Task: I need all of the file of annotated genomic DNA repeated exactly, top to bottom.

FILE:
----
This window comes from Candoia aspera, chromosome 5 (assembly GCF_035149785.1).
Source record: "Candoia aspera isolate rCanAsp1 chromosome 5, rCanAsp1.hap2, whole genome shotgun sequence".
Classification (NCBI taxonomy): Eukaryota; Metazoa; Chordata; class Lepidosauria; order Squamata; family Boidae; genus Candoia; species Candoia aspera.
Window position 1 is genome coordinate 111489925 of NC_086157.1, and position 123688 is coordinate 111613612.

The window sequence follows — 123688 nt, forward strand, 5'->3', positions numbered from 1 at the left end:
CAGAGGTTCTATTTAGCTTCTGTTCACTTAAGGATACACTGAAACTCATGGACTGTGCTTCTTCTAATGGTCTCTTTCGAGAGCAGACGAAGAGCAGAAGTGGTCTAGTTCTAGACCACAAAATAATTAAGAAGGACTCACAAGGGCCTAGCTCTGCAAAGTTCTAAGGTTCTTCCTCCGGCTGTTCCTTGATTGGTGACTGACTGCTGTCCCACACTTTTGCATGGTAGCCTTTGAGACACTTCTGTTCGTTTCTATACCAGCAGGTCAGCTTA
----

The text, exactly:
This window comes from Candoia aspera, chromosome 5 (assembly GCF_035149785.1).
Source record: "Candoia aspera isolate rCanAsp1 chromosome 5, rCanAsp1.hap2, whole genome shotgun sequence".
Classification (NCBI taxonomy): Eukaryota; Metazoa; Chordata; class Lepidosauria; order Squamata; family Boidae; genus Candoia; species Candoia aspera.
Window position 1 is genome coordinate 111489925 of NC_086157.1, and position 123688 is coordinate 111613612.

The window sequence follows — 123688 nt, forward strand, 5'->3', positions numbered from 1 at the left end:
CAGAGGTTCTATTTAGCTTCTGTTCACTTAAGGATACACTGAAACTCATGGACTGTGCTTCTTCTAATGGTCTCTTTCGAGAGCAGACGAAGAGCAGAAGTGGTCTAGTTCTAGACCACAAAATAATTAAGAAGGACTCACAAGGGCCTAGCTCTGCAAAGTTCTAAGGTTCTTCCTCCGGCTGTTCCTTGATTGGTGACTGACTGCTGTCCCACACTTTTGCATGGTAGCCTTTGAGACACTTCTGTTCGTTTCTATACCAGCAGGTCAGCTTA